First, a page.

THE SCOTCH-IRISH IN TENNESSEE

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As we find a hand of Scotch-Irish grouped around William Campbell at Kings Mountain, so we find in the second period of Tennessee history,

ANDREW JACKSON,

Whose father came from Carrickfergus, Ireland, to North Carolina, becomes the central figure of all the military movements of the southwest. Alabama, Georgia, Mississippi, Florida and Louisiana alike, find in him and the Tennessee volunteers, who come at his call, their deliverers from Spanish, Indian, and British foes. The leaders who are the arms of his power are of his own race. Generals Coffe and Carrol, General Winchester, General William Hall and Colonel Henderson. In the fiercest hours of the struggle others of the race arrest the pen of history at the battle of Horseshoe. The Thirty-ninth regiment, under Colonel Williams, the brigade of East Tennesseeans, under Colonel Bunch, marched rapidly up to the breastwork and delivered a volley through the port-holes. The Indians returned the fire with effect, and, muzzle to muzzle, the combatants for a short time contended. Major L. P. Montgomery, of the Thirty-ninth, was the first man to spring upon the breastwork, where, calling upon his men to follow, he received a ball in his head, and fell dead to the ground.

At that critical moment, young ensign Houston mounted the breastwork. A barbed arrow pierced his thigh; but, nothing dismayed, this gallant youth, calling his comrades to follow, leaped down among the Indians, and soon cleared a space around him with his vigorous right arm. Joined in a moment by parties of his own regiment, and by large numbers of the East Tennesseeans, the breastwork was soon cleared, the Indians retiring before them into the underbrush. The wounded ensign sat down within the fortification, and called a lieutenant of his company to draw the arrow from his thigh. Two vigorous pulls at the barbed weapon failed to extract it. In a fury of pain and impatience, Houston cried, "Try again, and if you fail this time, I will smite you to the earth." Exerting all his strength, the lieutenant drew forth the arrow, tearing the flesh fearfully, and causing an effusion of blood that compelled the wounded man to hurry over the breastwork to get the wound bandaged. While he was lying on the ground under the surgeon's hands, the general rode up, and recognizing his young acquaintance, ordered him not to cross the breastwork again. Houston begged him to recall the order, but the general repeated it peremptorily and rode on. In a few minutes the ensign had disobeyed the command, and was once more with his company, in the thick of that long hand to hand engagement, which consumed the hours of the afternoon. Toward the close of the afternoon it was observed that a considerable number of the Indians had found a refuge under the bluffs of the river, where a part of the breastwork, the formation of the ground, and the felled trees, gave them complete protection.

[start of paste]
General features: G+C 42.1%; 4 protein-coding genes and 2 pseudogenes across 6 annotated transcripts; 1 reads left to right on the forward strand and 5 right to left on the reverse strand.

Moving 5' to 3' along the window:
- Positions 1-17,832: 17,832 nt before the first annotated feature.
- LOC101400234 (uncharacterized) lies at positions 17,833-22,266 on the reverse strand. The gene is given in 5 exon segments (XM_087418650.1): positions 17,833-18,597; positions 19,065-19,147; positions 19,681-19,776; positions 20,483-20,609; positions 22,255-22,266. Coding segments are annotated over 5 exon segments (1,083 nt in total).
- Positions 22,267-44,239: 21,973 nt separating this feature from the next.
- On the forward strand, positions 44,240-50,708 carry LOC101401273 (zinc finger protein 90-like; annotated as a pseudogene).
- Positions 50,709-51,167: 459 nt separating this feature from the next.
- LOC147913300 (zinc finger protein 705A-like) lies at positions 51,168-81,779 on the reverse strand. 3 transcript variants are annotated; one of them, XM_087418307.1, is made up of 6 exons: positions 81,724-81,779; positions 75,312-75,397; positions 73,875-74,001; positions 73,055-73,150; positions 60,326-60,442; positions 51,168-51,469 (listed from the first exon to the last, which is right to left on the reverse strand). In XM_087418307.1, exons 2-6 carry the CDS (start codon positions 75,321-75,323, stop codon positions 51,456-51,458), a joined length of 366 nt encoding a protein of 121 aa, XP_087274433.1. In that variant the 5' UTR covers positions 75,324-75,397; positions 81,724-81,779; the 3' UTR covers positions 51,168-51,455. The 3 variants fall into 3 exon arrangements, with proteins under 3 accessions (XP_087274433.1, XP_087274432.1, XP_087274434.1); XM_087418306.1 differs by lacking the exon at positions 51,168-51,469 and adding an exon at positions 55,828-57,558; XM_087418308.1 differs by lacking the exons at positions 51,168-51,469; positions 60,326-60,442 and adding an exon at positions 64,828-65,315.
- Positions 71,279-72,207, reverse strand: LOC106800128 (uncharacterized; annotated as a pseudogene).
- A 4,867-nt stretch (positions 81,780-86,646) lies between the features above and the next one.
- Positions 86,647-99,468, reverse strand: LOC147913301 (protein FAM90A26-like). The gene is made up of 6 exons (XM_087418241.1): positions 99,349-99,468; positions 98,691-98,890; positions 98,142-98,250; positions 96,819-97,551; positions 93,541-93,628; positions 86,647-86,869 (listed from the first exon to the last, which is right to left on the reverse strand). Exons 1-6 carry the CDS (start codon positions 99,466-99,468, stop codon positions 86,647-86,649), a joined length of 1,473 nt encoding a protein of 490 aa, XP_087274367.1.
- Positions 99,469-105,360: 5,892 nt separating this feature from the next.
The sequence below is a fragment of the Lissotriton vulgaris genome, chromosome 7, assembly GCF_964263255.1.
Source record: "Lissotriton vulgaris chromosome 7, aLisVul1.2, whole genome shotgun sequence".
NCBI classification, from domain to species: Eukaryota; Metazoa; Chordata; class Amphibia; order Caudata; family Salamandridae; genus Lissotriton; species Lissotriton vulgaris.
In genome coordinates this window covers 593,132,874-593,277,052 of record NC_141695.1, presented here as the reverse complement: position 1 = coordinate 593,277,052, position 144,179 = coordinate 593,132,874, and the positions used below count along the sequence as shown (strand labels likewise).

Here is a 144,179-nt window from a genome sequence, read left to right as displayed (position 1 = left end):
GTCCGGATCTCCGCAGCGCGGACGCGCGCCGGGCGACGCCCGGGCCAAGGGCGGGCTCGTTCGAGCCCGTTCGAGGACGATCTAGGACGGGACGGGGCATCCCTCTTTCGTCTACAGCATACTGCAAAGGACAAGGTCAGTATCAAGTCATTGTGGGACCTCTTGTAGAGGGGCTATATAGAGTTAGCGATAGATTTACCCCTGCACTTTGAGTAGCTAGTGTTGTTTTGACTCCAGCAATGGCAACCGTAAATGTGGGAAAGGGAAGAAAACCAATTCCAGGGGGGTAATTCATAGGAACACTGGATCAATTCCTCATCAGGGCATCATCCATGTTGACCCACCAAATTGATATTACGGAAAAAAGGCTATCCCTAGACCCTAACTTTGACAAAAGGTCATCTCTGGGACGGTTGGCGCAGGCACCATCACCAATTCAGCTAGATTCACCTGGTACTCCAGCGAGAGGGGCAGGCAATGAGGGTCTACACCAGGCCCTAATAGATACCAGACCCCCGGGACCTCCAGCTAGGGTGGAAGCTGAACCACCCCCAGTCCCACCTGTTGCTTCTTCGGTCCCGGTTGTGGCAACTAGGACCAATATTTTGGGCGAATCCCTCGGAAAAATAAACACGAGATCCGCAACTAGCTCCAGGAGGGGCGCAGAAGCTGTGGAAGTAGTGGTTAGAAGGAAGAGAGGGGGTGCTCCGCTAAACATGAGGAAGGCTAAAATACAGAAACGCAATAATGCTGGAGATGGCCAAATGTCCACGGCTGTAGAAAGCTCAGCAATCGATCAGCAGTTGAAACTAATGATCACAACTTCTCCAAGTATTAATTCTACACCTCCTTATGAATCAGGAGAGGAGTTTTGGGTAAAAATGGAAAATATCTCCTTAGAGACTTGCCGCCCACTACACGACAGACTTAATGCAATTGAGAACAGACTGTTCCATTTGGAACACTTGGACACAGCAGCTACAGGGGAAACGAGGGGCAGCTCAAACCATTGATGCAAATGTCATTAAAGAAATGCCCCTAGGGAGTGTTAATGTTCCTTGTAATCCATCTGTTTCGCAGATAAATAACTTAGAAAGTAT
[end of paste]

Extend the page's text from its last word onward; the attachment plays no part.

Desirous to end this horrible carnage, Jackson sent a friendly Indian to announce to them that their lives should be spared if they would surrender. They were silent for a moment, as if in consultation, and then answered the summons by a volley, which sent the interpreter bleeding from the scene. The cannon were now brought up, and played upon the spot without effect. Jackson then called for volunteers to charge: but the Indians were so well posted, that, for a minute, no one responded to the call. Ensign Houston again emerges into view on this occasion. Ordering his platoon to follow, but not waiting to see if they would follow, he rushed to the overhanging bank, which sheltered the foe, and through openings of which they were firing. Over this mine of desperate savages he paused, and looked back for his men. At that moment he received two balls in his right shoulder; his arm fell powerless to his side; he staggered out of the fire, and lay totally disabled. His share in that day's work was done. After being elected governor of Tennessee, this man became the Washington of Texas.